Bachelor of Science in Exercise Science

Exercise Science is the study of human movement. It includes interdisciplinary training in academic areas such as exercise physiology, nutrition, biomechanics, strength training, fitness assessment, exercise prescription, and anatomy and physiology. 

About the Program

The Bachelor of Science in Exercise Science prepares students for entry-level positions in public or private industries or admission into graduate programs in related areas.

The program focuses on the complex and multidimensional factors that guide human movement behavior including physiological, psychological, social, and environmental influences. Additionally, the program addresses how increasing physical activity will improve health and well-being across the lifespan.

Students are prepared for success in select certification examinations such as the American College of Sports Medicine’s Certified Exercise Physiologist and the National Strength and Conditioning Association’s Certified Strength and Conditioning Specialist.


Overview of curriculum

The B.S. in Exercise Science requires 128 credits to graduate and offers a curriculum with a strong science foundation, including coursework in Biology, Chemistry, and Anatomy and Physiology.

The program combines the study of exercise testing and prescription, exercise physiology, and research methodology with supervised practical experiences. Students gain practical experience in a professional setting through a senior internship. Stockton's professional partnerships and close proximity to numerous facilities offers a variety of hands-on opportunities.

Students in the program obtain the knowledge, skills, and abilities necessary to conduct and evaluate health and fitness assessments, design and implement exercise programs based on assessment findings, and to monitor health and fitness changes over time.

Upon completion of the B.S in Exercise Science program, students will possess the knowledge, skills and abilities to:


Core Element: Physical Activity in Health, Wellness, and Quality of Life

  • Describe the relationship between physical activity participation and health, wellness, and quality of life, including a detailed explanation of current physical activity guidelines and recommendations
  • Critically evaluate research related to physical activity and its impact on health and chronic disease
  • Design and evaluate physical activity programs that promote health and improve quality of life

Core Element: Scientific Foundations of Physical Activity

  • Explain how the scientific process informs our understanding of physical activity
  • Describe the underlying scientific foundations of physical activity
  • Critically evaluate information about physical activity from a scientific basis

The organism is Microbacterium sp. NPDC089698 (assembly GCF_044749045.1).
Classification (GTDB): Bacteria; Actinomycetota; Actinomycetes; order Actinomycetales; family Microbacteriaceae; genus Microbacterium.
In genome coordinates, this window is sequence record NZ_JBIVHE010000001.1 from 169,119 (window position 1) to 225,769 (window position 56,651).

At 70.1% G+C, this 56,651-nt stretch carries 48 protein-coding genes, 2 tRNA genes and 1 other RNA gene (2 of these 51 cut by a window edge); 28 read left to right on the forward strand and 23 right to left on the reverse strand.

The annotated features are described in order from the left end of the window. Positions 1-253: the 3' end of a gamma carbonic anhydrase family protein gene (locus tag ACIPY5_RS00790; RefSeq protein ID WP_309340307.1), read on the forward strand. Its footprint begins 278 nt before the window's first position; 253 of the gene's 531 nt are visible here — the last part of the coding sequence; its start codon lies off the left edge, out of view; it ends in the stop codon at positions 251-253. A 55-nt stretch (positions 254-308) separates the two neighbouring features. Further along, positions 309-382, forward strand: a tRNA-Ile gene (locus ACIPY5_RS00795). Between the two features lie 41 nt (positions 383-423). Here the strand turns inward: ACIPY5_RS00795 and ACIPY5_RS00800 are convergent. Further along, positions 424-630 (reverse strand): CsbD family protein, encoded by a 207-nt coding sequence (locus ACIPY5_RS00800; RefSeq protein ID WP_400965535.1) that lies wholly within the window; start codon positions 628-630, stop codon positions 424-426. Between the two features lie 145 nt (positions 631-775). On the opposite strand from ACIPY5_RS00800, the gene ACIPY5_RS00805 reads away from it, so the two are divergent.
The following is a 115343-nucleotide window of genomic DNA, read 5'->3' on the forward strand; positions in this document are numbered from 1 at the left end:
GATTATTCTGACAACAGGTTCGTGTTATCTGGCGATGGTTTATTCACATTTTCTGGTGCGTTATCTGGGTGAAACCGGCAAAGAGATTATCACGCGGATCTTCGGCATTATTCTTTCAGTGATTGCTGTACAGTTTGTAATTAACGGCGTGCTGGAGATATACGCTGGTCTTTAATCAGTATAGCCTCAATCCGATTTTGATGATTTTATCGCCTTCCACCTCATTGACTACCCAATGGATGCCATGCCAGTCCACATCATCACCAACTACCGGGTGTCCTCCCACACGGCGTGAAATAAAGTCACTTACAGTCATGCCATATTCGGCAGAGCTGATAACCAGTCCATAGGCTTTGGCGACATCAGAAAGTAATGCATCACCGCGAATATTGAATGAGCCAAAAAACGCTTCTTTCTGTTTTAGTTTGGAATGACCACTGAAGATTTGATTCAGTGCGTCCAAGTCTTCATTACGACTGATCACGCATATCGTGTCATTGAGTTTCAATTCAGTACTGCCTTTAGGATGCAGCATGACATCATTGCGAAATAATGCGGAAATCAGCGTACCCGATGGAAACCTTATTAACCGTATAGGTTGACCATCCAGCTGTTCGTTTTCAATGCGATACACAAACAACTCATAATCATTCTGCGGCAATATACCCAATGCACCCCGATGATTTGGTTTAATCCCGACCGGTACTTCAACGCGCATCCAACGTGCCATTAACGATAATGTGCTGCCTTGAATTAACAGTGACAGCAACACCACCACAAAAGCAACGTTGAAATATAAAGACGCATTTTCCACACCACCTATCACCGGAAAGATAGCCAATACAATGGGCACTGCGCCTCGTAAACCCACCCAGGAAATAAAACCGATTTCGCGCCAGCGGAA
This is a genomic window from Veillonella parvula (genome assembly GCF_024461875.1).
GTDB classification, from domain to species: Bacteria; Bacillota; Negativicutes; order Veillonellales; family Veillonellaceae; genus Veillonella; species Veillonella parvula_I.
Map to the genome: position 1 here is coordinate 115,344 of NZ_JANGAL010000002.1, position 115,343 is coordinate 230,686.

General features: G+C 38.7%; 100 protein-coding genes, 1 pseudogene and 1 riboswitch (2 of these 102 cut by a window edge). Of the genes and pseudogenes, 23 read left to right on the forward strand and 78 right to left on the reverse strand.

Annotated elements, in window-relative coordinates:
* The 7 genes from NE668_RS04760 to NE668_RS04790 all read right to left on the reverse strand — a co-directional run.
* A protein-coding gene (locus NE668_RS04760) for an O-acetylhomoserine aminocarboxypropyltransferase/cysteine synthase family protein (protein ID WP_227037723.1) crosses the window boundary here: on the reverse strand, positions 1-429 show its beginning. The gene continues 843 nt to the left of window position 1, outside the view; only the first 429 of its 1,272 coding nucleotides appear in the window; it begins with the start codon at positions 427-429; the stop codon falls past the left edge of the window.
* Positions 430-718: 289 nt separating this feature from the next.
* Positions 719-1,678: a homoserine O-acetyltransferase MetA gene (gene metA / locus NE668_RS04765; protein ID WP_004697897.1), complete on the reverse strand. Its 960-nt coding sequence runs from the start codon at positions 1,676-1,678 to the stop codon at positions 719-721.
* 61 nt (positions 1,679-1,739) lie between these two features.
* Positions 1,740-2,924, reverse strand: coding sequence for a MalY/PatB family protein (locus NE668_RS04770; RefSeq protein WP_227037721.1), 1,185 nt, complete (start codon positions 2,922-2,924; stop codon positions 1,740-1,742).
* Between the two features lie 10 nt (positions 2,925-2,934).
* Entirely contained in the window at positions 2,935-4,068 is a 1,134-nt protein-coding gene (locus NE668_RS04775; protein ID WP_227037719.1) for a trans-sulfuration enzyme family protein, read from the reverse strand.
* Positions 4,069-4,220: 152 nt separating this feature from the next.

Core Element: Cultural, Historical and Philosophical Dimensions of Physical Activity

  • Describe the socio-cultural and historical factors that influence physical activity
  • Demonstrate an appreciation of cultural diversity and make ethical decisions
  • Critically evaluate scholarly work related to cultural, historical and philosophical dimensions of physical activity

Core Element: The Practice of Physical Activity

  • Demonstrate an appreciation and commitment to physical activity practice


Exercise Science Faculty

Kelly A. Dougherty

Kelly A. Dougherty

Ph.D., The Pennsylvania State University, Associate Professor and Founding Program Chair of Exercise Science
(609) 652-4279 |  K-120
Areas of expertise: physical activity- and nutrition-related issues in healthy and chronically ill children and young adults including those with cystic fibrosis, sickle cell disease, and obesity
Bryce J. Muth

Bryce J. Muth

Ph.D., University of Delaware, Assistant Professor of Exercise Science
(609) 626-3148 | B-124
Areas of expertise: Vascular Physiology, Exercise Physiology, High-Intensity Interval Training (HIIT)
Traci McCarthy

Traci McCarthy

Ph.D., Rutgers University, Assistant Professor of Exercise Science
(609)-646-3432 | C-114
Areas of expertise: Orthopedic and women's health physical therapy, exercise physiology, and perinatal exercise

What can someone with a B.S. in Exercise Science do?

Graduates of an Exercise Science program can work in a variety of careers (some may require additional training) including: 

  • Athletic/personal training
  • Cardiac rehabilitation specialist
  • Exercise physiologist
  • Sports information/marketing/journalism
  • Coaching at a school or college
  • Strength and conditioning coaching
  • Program director of a corporate fitness center
  • Physical activity epidemiology

The health and fitness field is growing fast, with national, state, and local career opportunities. Faster than average growth in employment is predicted in a number of areas related to Exercise Science. A recent poll of employers in southern New Jersey found many eager to provide internships and, ultimately, jobs for graduates of an Exercise Science program.

The undergraduate degree could also enable interested candidates to go on to advanced degree programs such as the Doctorate in Physical Therapy.

See more career options